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PostPosted: Sat Nov 16, 2013 11:26 pm 
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Location: Queensland, Australia
We are trying to work out which treatment we are using on top of our existing plywood floor to reduce sound from coming into the studio.
The pic below shows a rubber composite product called Acoustamat.

Attachment:
Acoustamat.jpg


The other way was recommended by others here at the forum. This was using 50mm thick rigid fibreglass under the new plywood studio floor.

Attachment:
Screencapture_118.jpg


Any thoughts appreciated.


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PostPosted: Thu Dec 05, 2013 12:55 pm 
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Location: Santiago, Chile
What type of sound is coming up from below? (frequency). And how loud is it?

It would probably be much easier to isolate that from down below, rather than trying to do it from above. If you have access to the room below, installing an isolation ceiling would be a relatively simple and relatively low cost solution, compared to trying to do it from above.

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PostPosted: Thu Dec 12, 2013 8:46 pm 
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Location: Queensland, Australia
We moved the studio build to the other side of the building so there is only metal posts and dirt underneath. The sound from a refrigerator compressor that is about 20 meters away underneath is probably the only concern at the moment. It just seems easier to do the work from above. There is only about a 1 meter space between the earth and the bottom of the original timber floor.


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Under studio 1.JPG


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PostPosted: Thu Jan 02, 2014 10:27 am 
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Either of those should work, but they are both meant mainly for isolating impact noise from above: ie, to stop the sound of footsteps, drum kits, or bass guitars from getting into the floor structure. I recently did something similar for the stage of a new church here in Santiago, where their original plan was very much inadequate. We built a steel frame (instead of the wood they had planned), and used a sandwich of two layers of 21 mm plywood with the local equivalent of Acoustimat between, and EPDM between the steel and the lower layer, mostly to damp the steel. It worked out great, but the purpose was NOT to create an acoustically isolated space below: it was only meant to create a stage that does not resonate and reverberate when walked on or jumped on, and does not vibrate with the bass amp and the drums. Right now, it sounds very solid and quiet as you walk over it, not the typical "boomy" sound of light weight stages.

So if that is what you are after, then either of the methods you prose would work.

However, I'm curious about two comments on the wall part of the second image: One is a label pointing at the drywall that says "Do not glue to timber here". Umm.... do not glue ANY part of your drywall to ANY timber!!!! The drywall should be ONLY nailed or screwed to the framing, following the normal nailing schedule, never glued. Gluing it creates line contacts instead of joist point contacts, which changes the behavior. Take a look at the Wyle report, to see the difference.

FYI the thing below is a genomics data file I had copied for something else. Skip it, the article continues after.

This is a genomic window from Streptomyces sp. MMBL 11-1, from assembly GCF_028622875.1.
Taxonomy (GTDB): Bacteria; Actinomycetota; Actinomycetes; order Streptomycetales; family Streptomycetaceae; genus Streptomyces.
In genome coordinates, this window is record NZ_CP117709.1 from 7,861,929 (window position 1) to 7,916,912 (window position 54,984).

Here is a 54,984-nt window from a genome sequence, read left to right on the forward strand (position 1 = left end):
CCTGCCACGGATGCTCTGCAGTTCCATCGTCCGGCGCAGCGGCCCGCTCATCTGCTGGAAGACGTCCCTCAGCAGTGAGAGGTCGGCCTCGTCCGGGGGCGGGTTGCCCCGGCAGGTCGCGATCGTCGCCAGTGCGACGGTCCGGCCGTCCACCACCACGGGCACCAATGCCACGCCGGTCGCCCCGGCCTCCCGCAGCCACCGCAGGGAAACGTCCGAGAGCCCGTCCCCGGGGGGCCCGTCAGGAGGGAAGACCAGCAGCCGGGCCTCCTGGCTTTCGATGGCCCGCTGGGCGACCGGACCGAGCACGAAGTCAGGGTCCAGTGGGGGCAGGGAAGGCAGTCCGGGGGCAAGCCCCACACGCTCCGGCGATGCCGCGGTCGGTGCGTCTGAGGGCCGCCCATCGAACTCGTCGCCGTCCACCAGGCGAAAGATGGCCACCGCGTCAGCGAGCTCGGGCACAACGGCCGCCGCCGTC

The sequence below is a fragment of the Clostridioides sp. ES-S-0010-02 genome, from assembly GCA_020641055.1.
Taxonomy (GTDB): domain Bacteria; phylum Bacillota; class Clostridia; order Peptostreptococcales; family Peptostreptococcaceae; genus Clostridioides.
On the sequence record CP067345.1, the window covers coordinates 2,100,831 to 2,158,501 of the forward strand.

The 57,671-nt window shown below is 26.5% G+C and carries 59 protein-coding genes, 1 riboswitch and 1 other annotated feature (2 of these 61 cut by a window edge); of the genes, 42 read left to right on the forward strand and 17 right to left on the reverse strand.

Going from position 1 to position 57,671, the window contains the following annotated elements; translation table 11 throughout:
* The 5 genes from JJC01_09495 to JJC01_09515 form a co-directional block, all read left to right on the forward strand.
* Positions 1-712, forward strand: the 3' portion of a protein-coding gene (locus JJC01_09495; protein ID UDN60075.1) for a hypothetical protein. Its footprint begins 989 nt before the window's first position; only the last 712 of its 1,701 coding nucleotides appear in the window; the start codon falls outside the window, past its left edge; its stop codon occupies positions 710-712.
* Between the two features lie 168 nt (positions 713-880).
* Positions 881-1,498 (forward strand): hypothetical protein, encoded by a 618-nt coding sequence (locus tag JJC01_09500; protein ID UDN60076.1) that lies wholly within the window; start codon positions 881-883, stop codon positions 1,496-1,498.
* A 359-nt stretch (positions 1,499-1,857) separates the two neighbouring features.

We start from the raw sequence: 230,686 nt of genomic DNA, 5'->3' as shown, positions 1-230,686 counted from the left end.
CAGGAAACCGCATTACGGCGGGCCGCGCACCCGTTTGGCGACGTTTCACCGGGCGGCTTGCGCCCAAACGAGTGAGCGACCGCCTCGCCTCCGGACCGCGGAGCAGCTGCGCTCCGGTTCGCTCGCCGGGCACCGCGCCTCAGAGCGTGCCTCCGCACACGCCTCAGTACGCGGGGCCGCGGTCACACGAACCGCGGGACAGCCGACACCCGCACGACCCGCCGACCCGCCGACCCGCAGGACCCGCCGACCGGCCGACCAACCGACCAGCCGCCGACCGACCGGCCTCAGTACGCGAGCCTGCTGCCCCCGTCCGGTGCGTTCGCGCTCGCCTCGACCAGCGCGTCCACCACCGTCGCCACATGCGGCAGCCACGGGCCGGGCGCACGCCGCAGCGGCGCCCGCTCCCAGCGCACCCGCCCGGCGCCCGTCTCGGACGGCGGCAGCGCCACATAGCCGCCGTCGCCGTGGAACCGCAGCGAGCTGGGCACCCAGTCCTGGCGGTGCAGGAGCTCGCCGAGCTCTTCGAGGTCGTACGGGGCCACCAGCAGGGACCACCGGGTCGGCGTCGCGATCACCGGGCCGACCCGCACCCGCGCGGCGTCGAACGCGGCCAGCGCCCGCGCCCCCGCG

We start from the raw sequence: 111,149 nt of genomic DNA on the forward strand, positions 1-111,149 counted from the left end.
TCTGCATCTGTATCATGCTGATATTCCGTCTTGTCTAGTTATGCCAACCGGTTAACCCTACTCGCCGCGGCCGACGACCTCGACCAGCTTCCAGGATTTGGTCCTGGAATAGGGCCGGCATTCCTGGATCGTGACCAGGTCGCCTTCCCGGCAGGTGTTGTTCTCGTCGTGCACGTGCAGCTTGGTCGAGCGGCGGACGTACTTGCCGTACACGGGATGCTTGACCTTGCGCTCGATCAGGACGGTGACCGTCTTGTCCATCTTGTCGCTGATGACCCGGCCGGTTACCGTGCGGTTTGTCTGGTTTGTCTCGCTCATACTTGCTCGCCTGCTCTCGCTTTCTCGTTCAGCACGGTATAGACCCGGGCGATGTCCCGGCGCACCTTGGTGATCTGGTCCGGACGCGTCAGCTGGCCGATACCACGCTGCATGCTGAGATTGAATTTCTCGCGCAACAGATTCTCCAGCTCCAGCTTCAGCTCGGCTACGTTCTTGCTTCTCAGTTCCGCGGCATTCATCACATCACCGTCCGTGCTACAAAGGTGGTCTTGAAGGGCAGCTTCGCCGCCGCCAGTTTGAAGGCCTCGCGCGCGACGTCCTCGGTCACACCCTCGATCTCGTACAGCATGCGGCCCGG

The other is a label pointing at a white thing between the two bottom plates of the wall (why 2?), that says "rubber puck". That implies that you are attempting to float your wall. Floating a wall is just as hard as floating a floor, and requires the same amount of careful calculation and attention to detail. Are you aware of what you will need to calculate? Do you have all of the relevant characteristics of the rubber that you plan to use there? To be honest, with the type of construction you are planning, I would not go to all that trouble to try to float a wall. That's a huge amount of effort (mental mostly) and expense for very little added benefit.

The final thing I would do is to still put some type of insulation in that cavity under the floor, to damp any resonance that does make it through. I would install that right under the floor itself, between the joists, to keep it off the dirt (which seems to be damp in some places?).


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PostPosted: Thu May 14, 2015 8:41 am 
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What is the "Wyle report"? Can you give me a link to this?


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PostPosted: Thu May 14, 2015 12:43 pm 
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Quote:
What is the "Wyle report"? Can you give me a link to this?


Sure!

https://app.box.com/shared/jcaoavdc8g

It's a research paper about increasing the isolation of typical house walls, from way back in 1973. They went through a lot of empirical tests, came up with some equations, and reported on all of it.

It's pretty old, but still very, very valid. And easy to understand, as well. It's a great work. Very comprehensive.

- Stuart -

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